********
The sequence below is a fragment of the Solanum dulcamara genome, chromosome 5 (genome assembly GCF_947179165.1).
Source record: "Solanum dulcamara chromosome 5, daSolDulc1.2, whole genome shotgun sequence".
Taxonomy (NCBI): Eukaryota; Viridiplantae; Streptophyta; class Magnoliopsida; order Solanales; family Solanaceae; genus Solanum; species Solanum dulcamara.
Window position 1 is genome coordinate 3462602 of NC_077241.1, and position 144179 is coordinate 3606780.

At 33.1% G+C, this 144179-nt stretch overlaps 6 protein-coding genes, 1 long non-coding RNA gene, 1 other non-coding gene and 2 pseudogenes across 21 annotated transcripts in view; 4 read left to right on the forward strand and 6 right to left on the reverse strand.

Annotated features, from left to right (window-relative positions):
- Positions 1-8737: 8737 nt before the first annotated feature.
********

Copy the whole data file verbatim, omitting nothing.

The sequence below is a fragment of the Solanum dulcamara genome, chromosome 5 (genome assembly GCF_947179165.1).
Source record: "Solanum dulcamara chromosome 5, daSolDulc1.2, whole genome shotgun sequence".
Taxonomy (NCBI): Eukaryota; Viridiplantae; Streptophyta; class Magnoliopsida; order Solanales; family Solanaceae; genus Solanum; species Solanum dulcamara.
Window position 1 is genome coordinate 3462602 of NC_077241.1, and position 144179 is coordinate 3606780.

At 33.1% G+C, this 144179-nt stretch overlaps 6 protein-coding genes, 1 long non-coding RNA gene, 1 other non-coding gene and 2 pseudogenes across 21 annotated transcripts in view; 4 read left to right on the forward strand and 6 right to left on the reverse strand.

Annotated features, from left to right (window-relative positions):
- Positions 1-8737: 8737 nt before the first annotated feature.